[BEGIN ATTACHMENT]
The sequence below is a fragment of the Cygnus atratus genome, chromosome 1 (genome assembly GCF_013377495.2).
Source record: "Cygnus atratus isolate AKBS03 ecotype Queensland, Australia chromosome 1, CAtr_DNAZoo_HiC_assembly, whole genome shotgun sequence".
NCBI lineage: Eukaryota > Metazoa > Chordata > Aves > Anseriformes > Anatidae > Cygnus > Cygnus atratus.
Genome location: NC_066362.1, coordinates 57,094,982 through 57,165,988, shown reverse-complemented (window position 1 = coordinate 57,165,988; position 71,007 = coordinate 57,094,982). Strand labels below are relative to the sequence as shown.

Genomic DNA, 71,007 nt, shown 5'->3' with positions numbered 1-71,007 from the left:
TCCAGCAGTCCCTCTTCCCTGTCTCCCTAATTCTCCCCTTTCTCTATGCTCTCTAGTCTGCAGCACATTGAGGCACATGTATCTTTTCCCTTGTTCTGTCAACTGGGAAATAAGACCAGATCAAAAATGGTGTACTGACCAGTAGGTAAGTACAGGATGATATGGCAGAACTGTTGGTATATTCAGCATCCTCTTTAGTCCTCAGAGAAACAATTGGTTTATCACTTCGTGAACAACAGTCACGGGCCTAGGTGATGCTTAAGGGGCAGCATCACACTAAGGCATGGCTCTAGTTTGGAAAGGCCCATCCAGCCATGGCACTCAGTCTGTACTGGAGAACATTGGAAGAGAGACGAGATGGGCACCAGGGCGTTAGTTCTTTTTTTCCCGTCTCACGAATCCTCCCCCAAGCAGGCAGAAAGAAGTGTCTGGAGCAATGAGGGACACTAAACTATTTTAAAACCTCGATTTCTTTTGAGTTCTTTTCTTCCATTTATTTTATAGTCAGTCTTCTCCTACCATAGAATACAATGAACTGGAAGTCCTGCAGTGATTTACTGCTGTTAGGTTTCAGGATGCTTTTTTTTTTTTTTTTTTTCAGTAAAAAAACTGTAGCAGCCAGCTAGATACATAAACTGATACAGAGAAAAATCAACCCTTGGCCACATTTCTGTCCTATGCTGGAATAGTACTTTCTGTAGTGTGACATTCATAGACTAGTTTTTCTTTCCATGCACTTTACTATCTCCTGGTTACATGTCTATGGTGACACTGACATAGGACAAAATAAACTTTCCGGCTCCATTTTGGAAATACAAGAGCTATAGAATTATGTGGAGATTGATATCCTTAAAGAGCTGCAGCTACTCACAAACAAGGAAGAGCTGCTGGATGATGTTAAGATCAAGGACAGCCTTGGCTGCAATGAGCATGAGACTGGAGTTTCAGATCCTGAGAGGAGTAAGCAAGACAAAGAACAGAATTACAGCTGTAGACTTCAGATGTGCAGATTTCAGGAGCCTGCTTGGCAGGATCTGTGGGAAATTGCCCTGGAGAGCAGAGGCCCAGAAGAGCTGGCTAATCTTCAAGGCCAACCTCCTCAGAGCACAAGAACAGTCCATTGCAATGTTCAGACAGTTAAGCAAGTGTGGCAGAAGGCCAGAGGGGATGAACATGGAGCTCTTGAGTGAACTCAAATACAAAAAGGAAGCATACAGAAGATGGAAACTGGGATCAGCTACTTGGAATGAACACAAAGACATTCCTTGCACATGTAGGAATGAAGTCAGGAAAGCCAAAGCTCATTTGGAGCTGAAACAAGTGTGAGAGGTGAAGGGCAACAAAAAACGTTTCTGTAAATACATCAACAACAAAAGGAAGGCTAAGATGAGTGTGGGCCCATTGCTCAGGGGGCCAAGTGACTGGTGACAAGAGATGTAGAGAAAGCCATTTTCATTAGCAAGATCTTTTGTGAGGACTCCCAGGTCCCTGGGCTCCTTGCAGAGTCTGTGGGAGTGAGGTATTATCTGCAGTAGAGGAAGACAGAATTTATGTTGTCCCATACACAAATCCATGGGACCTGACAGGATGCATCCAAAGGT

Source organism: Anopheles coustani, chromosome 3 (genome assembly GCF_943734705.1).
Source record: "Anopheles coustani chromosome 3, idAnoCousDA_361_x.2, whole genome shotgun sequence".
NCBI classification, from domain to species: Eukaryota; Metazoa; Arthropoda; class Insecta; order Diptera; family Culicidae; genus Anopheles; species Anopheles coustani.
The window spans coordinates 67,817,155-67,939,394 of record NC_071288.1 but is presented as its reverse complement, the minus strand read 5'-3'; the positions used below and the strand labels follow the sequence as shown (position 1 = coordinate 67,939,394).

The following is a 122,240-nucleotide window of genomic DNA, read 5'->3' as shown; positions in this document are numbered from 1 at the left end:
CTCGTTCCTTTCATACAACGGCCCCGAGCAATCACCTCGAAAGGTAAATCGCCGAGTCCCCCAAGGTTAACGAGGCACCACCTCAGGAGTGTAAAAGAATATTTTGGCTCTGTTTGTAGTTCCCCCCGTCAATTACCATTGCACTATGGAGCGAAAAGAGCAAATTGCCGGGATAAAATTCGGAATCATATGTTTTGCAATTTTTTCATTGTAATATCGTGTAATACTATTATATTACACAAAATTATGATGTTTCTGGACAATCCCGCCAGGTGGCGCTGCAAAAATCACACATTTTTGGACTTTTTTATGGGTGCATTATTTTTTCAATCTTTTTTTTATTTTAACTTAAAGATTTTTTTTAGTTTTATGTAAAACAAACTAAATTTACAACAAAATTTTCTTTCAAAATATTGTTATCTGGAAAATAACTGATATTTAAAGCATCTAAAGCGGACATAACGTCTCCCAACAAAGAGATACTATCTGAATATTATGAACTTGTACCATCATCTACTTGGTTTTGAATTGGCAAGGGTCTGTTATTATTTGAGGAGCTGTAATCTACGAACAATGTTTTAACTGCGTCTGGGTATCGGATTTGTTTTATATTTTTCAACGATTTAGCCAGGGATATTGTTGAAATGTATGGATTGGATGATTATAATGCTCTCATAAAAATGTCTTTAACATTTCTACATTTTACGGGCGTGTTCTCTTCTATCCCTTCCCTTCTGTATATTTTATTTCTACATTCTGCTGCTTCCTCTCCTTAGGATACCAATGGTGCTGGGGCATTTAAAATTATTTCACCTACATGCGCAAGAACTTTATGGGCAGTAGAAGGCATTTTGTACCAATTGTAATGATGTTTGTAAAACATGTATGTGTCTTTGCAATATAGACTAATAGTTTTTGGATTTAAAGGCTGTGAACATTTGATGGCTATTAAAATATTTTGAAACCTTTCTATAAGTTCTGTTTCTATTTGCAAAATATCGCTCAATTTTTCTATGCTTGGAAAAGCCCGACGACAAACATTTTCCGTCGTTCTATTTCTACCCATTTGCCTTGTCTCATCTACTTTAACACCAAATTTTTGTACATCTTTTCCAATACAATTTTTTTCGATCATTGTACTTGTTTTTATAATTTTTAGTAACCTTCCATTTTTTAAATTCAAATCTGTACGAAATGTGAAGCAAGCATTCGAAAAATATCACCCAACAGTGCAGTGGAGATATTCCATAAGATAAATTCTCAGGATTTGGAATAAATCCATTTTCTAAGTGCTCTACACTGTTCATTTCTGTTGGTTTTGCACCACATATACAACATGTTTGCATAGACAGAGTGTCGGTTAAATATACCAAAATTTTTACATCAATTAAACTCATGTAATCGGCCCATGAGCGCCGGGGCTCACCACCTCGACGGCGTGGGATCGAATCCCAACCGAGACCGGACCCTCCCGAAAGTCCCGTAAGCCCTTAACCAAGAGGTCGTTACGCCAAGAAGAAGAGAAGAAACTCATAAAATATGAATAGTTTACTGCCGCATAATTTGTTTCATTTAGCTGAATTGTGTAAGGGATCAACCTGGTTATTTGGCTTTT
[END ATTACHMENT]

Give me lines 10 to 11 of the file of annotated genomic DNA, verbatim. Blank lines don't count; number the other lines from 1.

The window spans coordinates 67,817,155-67,939,394 of record NC_071288.1 but is presented as its reverse complement, the minus strand read 5'-3'; the positions used below and the strand labels follow the sequence as shown (position 1 = coordinate 67,939,394).

The following is a 122,240-nucleotide window of genomic DNA, read 5'->3' as shown; positions in this document are numbered from 1 at the left end: